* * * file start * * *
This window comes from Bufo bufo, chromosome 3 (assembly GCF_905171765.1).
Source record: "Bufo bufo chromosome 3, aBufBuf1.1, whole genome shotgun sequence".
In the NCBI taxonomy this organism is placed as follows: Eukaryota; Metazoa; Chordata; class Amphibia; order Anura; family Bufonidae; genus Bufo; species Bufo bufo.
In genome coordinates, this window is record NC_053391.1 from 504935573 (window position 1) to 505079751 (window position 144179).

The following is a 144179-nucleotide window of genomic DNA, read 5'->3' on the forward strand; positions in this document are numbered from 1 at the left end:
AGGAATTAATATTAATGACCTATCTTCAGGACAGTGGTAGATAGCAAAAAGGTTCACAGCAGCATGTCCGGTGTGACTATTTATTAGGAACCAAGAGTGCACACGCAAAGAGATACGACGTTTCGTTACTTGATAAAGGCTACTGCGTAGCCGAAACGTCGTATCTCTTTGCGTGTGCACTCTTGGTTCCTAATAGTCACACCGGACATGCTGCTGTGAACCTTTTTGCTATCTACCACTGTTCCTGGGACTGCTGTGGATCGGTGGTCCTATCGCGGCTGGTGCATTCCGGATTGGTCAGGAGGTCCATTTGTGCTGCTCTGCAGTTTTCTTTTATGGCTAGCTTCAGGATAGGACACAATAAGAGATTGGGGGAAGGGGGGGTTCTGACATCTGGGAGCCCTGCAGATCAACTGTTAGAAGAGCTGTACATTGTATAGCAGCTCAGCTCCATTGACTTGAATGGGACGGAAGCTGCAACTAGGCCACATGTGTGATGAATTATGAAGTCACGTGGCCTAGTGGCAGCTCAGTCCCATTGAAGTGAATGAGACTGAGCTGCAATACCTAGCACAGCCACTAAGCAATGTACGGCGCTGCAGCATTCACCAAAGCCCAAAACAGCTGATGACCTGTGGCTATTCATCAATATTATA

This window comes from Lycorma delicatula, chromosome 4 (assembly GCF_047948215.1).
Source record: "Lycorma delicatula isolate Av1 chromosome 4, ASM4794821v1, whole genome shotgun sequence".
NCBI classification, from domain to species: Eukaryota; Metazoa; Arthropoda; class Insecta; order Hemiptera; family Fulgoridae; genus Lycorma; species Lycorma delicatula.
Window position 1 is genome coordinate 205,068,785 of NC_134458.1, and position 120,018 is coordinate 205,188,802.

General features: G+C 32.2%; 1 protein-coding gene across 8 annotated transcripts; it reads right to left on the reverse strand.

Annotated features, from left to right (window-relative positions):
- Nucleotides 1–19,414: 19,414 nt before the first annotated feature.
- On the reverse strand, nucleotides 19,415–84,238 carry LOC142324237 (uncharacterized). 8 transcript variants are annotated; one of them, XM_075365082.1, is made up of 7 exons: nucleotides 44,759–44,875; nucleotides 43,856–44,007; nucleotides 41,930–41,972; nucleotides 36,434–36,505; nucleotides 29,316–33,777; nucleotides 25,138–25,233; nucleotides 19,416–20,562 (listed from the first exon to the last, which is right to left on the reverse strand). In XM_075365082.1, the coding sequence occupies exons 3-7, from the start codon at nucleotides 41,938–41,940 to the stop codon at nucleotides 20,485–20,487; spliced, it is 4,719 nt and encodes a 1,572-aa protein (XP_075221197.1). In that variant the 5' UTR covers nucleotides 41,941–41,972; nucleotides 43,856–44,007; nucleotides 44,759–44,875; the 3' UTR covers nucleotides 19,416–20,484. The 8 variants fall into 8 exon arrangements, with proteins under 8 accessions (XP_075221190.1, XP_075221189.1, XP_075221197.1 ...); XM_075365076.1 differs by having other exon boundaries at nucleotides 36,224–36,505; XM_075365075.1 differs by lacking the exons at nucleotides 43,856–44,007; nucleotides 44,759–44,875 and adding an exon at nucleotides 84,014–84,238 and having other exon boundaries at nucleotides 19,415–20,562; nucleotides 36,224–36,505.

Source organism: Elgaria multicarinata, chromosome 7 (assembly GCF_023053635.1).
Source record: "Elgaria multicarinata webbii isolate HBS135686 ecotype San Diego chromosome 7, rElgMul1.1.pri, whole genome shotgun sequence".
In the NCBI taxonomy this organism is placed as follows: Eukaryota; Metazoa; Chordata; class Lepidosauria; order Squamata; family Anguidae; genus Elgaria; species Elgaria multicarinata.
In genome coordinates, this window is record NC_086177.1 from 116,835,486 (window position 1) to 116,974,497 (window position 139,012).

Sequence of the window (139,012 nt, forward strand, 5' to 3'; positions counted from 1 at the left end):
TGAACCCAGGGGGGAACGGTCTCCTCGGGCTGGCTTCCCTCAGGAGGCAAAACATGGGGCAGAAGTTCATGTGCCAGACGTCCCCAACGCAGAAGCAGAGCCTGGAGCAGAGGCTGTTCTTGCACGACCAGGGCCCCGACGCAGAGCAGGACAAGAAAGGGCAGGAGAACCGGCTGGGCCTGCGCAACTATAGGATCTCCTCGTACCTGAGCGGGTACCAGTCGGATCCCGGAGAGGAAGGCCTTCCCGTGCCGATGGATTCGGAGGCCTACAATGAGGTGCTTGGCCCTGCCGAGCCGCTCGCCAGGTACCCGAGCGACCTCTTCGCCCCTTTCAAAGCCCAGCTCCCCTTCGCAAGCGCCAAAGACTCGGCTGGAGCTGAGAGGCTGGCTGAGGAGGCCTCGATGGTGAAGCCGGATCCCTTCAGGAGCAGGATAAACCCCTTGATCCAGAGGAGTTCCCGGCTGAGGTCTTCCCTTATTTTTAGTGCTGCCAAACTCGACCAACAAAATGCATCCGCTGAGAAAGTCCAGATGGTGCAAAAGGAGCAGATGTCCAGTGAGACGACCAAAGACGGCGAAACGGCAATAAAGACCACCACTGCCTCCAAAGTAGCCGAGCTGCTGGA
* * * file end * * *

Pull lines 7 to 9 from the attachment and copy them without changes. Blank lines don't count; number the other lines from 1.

This window comes from Lycorma delicatula, chromosome 4 (assembly GCF_047948215.1).
Source record: "Lycorma delicatula isolate Av1 chromosome 4, ASM4794821v1, whole genome shotgun sequence".
NCBI classification, from domain to species: Eukaryota; Metazoa; Arthropoda; class Insecta; order Hemiptera; family Fulgoridae; genus Lycorma; species Lycorma delicatula.